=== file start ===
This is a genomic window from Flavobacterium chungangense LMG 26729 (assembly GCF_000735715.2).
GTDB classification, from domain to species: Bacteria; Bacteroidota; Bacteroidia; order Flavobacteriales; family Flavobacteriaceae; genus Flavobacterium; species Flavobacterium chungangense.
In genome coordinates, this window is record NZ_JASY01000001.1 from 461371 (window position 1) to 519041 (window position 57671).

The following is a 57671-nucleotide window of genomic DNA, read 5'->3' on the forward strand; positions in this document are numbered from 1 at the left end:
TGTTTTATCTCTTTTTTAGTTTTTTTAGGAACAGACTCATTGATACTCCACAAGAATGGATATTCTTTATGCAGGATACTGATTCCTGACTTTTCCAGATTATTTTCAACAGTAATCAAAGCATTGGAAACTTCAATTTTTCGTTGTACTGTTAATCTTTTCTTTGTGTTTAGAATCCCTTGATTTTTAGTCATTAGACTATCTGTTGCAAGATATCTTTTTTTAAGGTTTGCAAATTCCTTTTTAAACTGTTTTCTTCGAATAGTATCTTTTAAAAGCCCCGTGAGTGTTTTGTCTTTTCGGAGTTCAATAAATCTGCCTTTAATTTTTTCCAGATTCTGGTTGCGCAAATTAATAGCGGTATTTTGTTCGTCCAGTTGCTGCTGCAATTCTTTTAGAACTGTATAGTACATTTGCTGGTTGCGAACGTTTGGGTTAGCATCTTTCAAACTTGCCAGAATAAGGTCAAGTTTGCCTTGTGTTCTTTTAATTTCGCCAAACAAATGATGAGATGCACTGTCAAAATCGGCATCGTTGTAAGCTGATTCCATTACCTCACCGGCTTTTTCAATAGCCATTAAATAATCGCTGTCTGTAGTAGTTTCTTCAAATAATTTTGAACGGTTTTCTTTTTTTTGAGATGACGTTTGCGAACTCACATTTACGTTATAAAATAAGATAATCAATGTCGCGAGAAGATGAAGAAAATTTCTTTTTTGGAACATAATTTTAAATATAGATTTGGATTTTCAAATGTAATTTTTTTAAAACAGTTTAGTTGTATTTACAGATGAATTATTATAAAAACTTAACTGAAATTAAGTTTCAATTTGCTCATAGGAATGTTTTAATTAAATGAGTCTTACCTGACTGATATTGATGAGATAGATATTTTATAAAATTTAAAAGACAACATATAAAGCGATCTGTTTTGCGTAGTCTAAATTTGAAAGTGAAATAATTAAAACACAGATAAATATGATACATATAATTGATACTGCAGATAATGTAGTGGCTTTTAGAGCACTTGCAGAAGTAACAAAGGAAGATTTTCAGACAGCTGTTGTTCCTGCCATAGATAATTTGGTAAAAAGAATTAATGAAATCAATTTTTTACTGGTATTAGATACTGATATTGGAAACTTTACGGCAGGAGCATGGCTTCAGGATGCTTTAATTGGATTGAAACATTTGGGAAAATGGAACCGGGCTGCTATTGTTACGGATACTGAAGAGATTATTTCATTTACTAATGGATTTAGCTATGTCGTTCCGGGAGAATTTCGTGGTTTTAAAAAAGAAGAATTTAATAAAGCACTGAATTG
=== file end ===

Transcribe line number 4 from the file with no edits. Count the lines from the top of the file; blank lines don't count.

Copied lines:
The following is a 57671-nucleotide window of genomic DNA, read 5'->3' on the forward strand; positions in this document are numbered from 1 at the left end: